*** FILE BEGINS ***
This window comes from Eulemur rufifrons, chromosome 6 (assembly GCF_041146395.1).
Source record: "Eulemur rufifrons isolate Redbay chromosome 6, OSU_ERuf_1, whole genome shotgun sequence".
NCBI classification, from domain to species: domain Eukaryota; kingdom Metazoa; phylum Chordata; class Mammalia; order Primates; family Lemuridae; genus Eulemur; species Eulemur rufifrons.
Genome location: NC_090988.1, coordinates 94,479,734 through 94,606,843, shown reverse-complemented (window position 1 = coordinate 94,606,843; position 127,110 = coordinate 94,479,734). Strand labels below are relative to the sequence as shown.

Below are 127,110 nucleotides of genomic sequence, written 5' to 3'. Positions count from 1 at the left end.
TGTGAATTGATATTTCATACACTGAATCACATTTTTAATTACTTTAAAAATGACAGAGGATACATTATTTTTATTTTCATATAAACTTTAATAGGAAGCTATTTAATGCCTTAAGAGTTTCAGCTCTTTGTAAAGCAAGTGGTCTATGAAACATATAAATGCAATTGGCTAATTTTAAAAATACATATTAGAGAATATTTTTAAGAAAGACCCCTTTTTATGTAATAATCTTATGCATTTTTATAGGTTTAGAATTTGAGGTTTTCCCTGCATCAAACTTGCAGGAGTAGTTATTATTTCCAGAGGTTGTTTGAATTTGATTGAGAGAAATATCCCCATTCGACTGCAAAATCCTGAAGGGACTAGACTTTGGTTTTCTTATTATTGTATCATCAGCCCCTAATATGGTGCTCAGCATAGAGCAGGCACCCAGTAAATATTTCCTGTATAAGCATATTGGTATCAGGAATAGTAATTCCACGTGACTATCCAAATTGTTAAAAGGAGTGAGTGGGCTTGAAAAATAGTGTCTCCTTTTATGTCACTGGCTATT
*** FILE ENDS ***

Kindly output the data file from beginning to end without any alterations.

This window comes from Eulemur rufifrons, chromosome 6 (assembly GCF_041146395.1).
Source record: "Eulemur rufifrons isolate Redbay chromosome 6, OSU_ERuf_1, whole genome shotgun sequence".
NCBI classification, from domain to species: domain Eukaryota; kingdom Metazoa; phylum Chordata; class Mammalia; order Primates; family Lemuridae; genus Eulemur; species Eulemur rufifrons.
Genome location: NC_090988.1, coordinates 94,479,734 through 94,606,843, shown reverse-complemented (window position 1 = coordinate 94,606,843; position 127,110 = coordinate 94,479,734). Strand labels below are relative to the sequence as shown.

Below are 127,110 nucleotides of genomic sequence, written 5' to 3'. Positions count from 1 at the left end.
TGTGAATTGATATTTCATACACTGAATCACATTTTTAATTACTTTAAAAATGACAGAGGATACATTATTTTTATTTTCATATAAACTTTAATAGGAAGCTATTTAATGCCTTAAGAGTTTCAGCTCTTTGTAAAGCAAGTGGTCTATGAAACATATAAATGCAATTGGCTAATTTTAAAAATACATATTAGAGAATATTTTTAAGAAAGACCCCTTTTTATGTAATAATCTTATGCATTTTTATAGGTTTAGAATTTGAGGTTTTCCCTGCATCAAACTTGCAGGAGTAGTTATTATTTCCAGAGGTTGTTTGAATTTGATTGAGAGAAATATCCCCATTCGACTGCAAAATCCTGAAGGGACTAGACTTTGGTTTTCTTATTATTGTATCATCAGCCCCTAATATGGTGCTCAGCATAGAGCAGGCACCCAGTAAATATTTCCTGTATAAGCATATTGGTATCAGGAATAGTAATTCCACGTGACTATCCAAATTGTTAAAAGGAGTGAGTGGGCTTGAAAAATAGTGTCTCCTTTTATGTCACTGGCTATT